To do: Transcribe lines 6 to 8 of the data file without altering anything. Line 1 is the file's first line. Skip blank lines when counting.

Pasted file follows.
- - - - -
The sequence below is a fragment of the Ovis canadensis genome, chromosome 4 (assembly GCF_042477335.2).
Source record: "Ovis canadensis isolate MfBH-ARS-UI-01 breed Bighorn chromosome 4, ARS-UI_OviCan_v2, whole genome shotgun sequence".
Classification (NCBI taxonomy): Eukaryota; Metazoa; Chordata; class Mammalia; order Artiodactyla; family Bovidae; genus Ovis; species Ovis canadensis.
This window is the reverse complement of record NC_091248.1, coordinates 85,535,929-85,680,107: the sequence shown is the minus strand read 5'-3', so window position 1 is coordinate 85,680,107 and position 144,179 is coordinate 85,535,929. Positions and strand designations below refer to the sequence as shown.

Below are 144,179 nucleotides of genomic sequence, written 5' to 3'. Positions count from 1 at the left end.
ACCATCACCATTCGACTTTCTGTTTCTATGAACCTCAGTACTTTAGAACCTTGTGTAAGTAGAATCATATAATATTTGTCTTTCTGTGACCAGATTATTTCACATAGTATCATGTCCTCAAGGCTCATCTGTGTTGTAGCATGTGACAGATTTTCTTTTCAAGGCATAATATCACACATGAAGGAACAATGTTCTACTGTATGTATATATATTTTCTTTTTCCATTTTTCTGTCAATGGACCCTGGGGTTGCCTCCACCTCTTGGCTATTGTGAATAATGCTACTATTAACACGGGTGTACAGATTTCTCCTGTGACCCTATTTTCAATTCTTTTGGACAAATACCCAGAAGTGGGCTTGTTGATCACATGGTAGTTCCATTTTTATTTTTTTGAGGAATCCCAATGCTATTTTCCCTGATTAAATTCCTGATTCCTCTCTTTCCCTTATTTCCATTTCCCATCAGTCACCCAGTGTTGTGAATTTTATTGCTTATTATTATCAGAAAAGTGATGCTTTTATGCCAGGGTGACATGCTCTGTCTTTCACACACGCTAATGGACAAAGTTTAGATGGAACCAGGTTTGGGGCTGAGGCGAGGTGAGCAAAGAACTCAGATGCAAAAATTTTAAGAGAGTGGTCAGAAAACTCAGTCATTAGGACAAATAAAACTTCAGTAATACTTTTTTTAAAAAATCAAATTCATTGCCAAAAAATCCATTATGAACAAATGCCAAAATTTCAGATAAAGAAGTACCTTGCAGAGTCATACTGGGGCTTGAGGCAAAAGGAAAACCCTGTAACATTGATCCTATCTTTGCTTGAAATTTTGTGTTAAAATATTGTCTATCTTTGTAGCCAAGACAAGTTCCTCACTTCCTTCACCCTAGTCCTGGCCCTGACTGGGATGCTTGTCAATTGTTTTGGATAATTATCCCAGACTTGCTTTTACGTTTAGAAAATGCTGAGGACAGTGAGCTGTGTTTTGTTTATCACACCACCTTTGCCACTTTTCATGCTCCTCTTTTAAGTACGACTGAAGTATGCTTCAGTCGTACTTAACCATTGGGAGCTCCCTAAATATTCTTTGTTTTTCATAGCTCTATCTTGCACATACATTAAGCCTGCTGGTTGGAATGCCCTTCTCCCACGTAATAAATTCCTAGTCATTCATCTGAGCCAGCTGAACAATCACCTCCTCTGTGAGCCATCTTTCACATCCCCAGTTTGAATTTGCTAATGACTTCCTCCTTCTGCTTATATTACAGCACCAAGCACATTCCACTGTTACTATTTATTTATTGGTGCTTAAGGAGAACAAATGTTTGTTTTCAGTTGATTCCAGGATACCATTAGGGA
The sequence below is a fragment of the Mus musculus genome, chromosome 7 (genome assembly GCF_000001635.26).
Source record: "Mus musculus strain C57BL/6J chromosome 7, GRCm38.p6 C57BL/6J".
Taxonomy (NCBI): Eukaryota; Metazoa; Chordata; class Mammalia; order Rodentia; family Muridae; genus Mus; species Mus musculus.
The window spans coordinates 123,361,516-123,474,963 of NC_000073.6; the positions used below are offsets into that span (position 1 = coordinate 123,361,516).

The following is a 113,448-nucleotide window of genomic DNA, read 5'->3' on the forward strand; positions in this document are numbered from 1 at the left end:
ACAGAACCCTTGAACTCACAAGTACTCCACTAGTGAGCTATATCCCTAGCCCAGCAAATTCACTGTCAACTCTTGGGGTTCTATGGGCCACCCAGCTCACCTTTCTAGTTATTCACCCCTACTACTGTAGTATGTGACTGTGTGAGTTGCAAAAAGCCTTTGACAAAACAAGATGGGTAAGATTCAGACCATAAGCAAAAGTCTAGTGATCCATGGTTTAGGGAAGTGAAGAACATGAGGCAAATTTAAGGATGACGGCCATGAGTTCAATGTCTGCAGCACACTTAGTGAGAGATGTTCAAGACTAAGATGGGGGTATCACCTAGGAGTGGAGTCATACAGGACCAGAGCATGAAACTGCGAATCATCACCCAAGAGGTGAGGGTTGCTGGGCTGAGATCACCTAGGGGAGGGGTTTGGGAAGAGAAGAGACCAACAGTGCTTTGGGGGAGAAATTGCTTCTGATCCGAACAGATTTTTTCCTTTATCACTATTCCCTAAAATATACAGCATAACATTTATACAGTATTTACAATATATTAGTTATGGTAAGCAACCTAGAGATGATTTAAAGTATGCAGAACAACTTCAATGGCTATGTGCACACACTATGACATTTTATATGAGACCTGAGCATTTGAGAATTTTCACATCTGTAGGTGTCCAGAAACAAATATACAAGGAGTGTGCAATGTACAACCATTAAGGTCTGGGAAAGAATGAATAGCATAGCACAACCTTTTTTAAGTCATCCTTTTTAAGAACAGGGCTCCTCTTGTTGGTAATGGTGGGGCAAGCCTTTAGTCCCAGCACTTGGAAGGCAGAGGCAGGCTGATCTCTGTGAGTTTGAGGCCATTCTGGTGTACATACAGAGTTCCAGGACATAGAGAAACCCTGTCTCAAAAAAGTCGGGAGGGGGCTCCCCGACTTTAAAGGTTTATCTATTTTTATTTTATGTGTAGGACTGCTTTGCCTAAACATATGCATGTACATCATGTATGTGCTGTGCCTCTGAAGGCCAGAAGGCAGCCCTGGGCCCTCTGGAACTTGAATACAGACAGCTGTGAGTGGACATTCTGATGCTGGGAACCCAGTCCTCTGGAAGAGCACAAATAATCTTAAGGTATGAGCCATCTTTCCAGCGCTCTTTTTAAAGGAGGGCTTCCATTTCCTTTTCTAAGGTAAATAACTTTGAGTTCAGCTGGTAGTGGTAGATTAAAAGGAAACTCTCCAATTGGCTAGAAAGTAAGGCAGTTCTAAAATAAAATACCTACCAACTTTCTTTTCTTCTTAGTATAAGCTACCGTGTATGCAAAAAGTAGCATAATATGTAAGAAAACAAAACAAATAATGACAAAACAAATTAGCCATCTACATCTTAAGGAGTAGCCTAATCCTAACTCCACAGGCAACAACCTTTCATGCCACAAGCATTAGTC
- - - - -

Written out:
ACCATCACCATTCGACTTTCTGTTTCTATGAACCTCAGTACTTTAGAACCTTGTGTAAGTAGAATCATATAATATTTGTCTTTCTGTGACCAGATTATTTCACATAGTATCATGTCCTCAAGGCTCATCTGTGTTGTAGCATGTGACAGATTTTCTTTTCAAGGCATAATATCACACATGAAGGAACAATGTTCTACTGTATGTATATATATTTTCTTTTTCCATTTTTCTGTCAATGGACCCTGGGGTTGCCTCCACCTCTTGGCTATTGTGAATAATGCTACTATTAACACGGGTGTACAGATTTCTCCTGTGACCCTATTTTCAATTCTTTTGGACAAATACCCAGAAGTGGGCTTGTTGATCACATGGTAGTTCCATTTTTATTTTTTTGAGGAATCCCAATGCTATTTTCCCTGATTAAATTCCTGATTCCTCTCTTTCCCTTATTTCCATTTCCCATCAGTCACCCAGTGTTGTGAATTTTATTGCTTATTATTATCAGAAAAGTGATGCTTTTATGCCAGGGTGACATGCTCTGTCTTTCACACACGCTAATGGACAAAGTTTAGATGGAACCAGGTTTGGGGCTGAGGCGAGGTGAGCAAAGAACTCAGATGCAAAAATTTTAAGAGAGTGGTCAGAAAACTCAGTCATTAGGACAAATAAAACTTCAGTAATACTTTTTTTAAAAAATCAAATTCATTGCCAAAAAATCCATTATGAACAAATGCCAAAATTTCAGATAAAGAAGTACCTTGCAGAGTCATACTGGGGCTTGAGGCAAAAGGAAAACCCTGTAACATTGATCCTATCTTTGCTTGAAATTTTGTGTTAAAATATTGTCTATCTTTGTAGCCAAGACAAGTTCCTCACTTCCTTCACCCTAGTCCTGGCCCTGACTGGGATGCTTGTCAATTGTTTTGGATAATTATCCCAGACTTGCTTTTACGTTTAGAAAATGCTGAGGACAGTGAGCTGTGTTTTGTTTATCACACCACCTTTGCCACTTTTCATGCTCCTCTTTTAAGTACGACTGAAGTATGCTTCAGTCGTACTTAACCATTGGGAGCTCCCTAAATATTCTTTGTTTTTCATAGCTCTATCTTGCACATACATTAAGCCTGCTGGTTGGAATGCCCTTCTCCCACGTAATAAATTCCTAGTCATTCATCTGAGCCAGCTGAACAATCACCTCCTCTGTGAGCCATCTTTCACATCCCCAGTTTGAATTTGCTAATGACTTCCTCCTTCTGCTTATATTACAGCACCAAGCACATTCCACTGTTACTATTTATTTATTGGTGCTTAAGGAGAACAAATGTTTGTTTTCAGTTGATTCCAGGATACCATTAGGGA
The sequence below is a fragment of the Mus musculus genome, chromosome 7 (genome assembly GCF_000001635.26).
Source record: "Mus musculus strain C57BL/6J chromosome 7, GRCm38.p6 C57BL/6J".